But yesterday, no. Things didn't work out. Yesterday, a coworker asked me (at the last minute) to fill in for her and do training from 2:00 - 4:30. No idea what she was doing. I just know that it was her or me and she "couldn't" do it so I "couldn't" say no. (Don't even get me started on the fact that I do not do training unprepared. I just don't do it.) From 12:00 - 2:00 I dropped everything I had planned for the day to throw together training materials. Grrr. Then training. At 4:30, when training ended, my clueless manager insisted that I complete my employee evaluation write-up. Never mind that it was already a day late, that I had given him my password so he had access to the electronic document, and that by complete, he meant change the writing style from mine to his. So at 4:30 (when I'm supposed to leave at 4:45) I'm changing "in addition to other responsibilities" to "along with other responsibilities." I kid you not. I'm fairly sure I did a crappy job and couldn't possibly care less. Out of the door at 4:55. A miracle.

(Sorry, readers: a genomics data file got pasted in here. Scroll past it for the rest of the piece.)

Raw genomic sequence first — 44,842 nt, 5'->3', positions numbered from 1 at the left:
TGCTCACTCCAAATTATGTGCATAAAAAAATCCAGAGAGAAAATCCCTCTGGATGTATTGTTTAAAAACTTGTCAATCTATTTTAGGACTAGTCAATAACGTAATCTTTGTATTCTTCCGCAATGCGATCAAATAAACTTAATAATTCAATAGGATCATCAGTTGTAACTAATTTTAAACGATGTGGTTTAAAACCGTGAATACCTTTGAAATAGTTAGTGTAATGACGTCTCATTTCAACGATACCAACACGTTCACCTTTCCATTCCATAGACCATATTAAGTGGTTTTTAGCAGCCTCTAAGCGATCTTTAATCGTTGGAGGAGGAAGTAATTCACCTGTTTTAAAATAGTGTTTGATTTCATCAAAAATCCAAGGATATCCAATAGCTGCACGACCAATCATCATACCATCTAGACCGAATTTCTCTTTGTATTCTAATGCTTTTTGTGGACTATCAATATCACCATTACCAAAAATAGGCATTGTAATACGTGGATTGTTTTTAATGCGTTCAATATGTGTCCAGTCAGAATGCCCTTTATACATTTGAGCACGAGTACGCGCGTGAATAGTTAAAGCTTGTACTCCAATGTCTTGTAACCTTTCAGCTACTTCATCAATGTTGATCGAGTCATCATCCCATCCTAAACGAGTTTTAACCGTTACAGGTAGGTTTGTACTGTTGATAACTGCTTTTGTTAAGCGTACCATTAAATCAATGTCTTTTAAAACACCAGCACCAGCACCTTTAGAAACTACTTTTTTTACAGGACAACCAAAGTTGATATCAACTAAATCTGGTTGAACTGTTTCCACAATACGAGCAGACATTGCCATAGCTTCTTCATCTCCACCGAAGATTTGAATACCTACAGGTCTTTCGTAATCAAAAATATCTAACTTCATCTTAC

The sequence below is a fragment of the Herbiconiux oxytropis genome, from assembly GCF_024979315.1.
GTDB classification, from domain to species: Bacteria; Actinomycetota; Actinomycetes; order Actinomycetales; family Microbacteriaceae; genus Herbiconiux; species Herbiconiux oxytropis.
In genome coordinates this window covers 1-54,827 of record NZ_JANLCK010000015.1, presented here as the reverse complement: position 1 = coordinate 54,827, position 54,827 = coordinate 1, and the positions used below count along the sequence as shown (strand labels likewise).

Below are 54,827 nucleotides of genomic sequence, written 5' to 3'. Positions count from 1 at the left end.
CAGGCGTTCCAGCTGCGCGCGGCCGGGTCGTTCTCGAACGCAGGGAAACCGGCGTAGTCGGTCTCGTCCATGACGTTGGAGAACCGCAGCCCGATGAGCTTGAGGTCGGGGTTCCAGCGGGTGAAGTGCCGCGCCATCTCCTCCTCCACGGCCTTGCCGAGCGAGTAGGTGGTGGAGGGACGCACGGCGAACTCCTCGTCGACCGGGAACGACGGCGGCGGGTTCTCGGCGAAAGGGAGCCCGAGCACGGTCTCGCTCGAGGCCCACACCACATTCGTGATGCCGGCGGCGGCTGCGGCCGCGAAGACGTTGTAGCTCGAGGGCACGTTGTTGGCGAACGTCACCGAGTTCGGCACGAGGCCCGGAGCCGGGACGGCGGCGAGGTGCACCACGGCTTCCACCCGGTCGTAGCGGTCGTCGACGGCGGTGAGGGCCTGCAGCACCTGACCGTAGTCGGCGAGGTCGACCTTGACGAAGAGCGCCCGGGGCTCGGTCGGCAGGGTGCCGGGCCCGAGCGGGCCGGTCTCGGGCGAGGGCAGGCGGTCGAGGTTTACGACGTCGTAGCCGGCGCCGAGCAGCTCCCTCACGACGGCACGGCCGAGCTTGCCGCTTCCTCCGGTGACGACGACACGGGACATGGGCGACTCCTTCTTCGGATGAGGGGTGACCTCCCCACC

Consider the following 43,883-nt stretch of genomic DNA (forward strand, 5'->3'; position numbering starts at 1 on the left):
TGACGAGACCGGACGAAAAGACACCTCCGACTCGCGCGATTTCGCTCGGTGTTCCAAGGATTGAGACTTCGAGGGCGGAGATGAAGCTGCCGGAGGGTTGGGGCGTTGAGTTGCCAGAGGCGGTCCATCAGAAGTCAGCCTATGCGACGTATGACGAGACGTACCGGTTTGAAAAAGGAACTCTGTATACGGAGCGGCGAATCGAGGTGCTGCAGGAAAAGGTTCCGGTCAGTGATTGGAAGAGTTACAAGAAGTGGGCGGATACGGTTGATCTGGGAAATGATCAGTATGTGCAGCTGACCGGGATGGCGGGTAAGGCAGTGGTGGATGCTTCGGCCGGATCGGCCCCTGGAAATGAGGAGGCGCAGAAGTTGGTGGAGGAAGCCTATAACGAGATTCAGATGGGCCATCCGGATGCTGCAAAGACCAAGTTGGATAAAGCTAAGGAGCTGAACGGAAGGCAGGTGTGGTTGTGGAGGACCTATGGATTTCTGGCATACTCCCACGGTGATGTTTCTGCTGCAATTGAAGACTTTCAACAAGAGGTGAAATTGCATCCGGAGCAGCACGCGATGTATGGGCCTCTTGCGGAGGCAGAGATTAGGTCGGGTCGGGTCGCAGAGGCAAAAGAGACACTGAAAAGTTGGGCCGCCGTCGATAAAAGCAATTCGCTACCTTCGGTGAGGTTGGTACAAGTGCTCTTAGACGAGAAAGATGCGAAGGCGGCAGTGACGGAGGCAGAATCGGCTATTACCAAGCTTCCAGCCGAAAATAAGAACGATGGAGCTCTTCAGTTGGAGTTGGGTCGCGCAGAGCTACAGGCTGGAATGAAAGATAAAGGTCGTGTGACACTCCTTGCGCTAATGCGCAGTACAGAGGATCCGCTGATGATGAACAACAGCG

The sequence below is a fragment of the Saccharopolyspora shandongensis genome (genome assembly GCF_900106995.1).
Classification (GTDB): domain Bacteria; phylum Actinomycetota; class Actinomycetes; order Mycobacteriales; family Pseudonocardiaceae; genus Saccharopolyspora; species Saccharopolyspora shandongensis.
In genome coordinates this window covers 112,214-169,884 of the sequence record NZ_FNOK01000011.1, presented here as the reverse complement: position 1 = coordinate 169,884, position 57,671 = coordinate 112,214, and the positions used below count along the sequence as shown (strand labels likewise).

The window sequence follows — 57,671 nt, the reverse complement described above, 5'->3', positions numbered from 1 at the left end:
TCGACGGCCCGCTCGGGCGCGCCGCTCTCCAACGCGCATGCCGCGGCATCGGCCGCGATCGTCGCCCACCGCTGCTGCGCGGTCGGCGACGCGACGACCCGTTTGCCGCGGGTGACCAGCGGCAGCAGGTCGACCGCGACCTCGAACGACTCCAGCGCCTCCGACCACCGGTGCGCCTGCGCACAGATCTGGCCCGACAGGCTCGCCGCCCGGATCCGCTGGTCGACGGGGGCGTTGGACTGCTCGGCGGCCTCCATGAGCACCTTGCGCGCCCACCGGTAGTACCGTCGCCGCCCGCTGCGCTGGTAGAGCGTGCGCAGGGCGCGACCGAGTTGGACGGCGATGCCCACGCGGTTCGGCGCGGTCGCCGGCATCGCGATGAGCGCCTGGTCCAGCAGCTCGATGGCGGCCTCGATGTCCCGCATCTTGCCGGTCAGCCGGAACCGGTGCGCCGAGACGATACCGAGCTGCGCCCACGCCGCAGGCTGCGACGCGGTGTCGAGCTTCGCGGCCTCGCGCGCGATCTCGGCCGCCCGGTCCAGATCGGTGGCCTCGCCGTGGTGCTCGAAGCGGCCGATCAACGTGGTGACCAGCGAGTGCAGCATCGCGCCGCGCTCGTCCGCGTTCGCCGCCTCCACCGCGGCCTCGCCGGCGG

Into rush hour traffic which gets exponentially worse every minute past 4:45, which is why I leave at 4:45.

    Meanwhile I'm sweating bullets that DS is going to get written up or, worse, think I forgot to pick him up. (This is still traumatic, even when you're fifteen.) And DS picked yesterday to forget his phone, so I couldn't call him. When I got to the school, DS was fine, btw.

    Okay. So bottom line, my day would have been fine and dandy if not for the poor planning and/or inflexibility of others. But, at the end of the day, I am the only one who ended up stressed to the max.

    Sadly, this is a pretty typical scenario for me.
  3. samina

    samina Well-Known Member

    How far would the walk be for DS, P?

    I'm thinking a text along the lines of "sorry luv, you're gonna hafta hoof it today..." would be appropriate on such days. There are worse things... :)
  4. pygmalion

    pygmalion Well-Known Member

    Would have if I could have. I called him several times, but he didn't have his phone.
    samina likes this.
  5. pygmalion

    pygmalion Well-Known Member

    In DS's defense, I will add that I'm fairly sure the bus is not entirely safe. There have been incidents of bullying and a few thefts -- not often, but often enough for me to hear about it. And his backpack weighs in the neighborhood of thirty pounds, by my estimate, not counting his camera and lunchbox which he carries separately. And it's about a 2.5 mile walk, which is a long walk with that much dead weight on your back.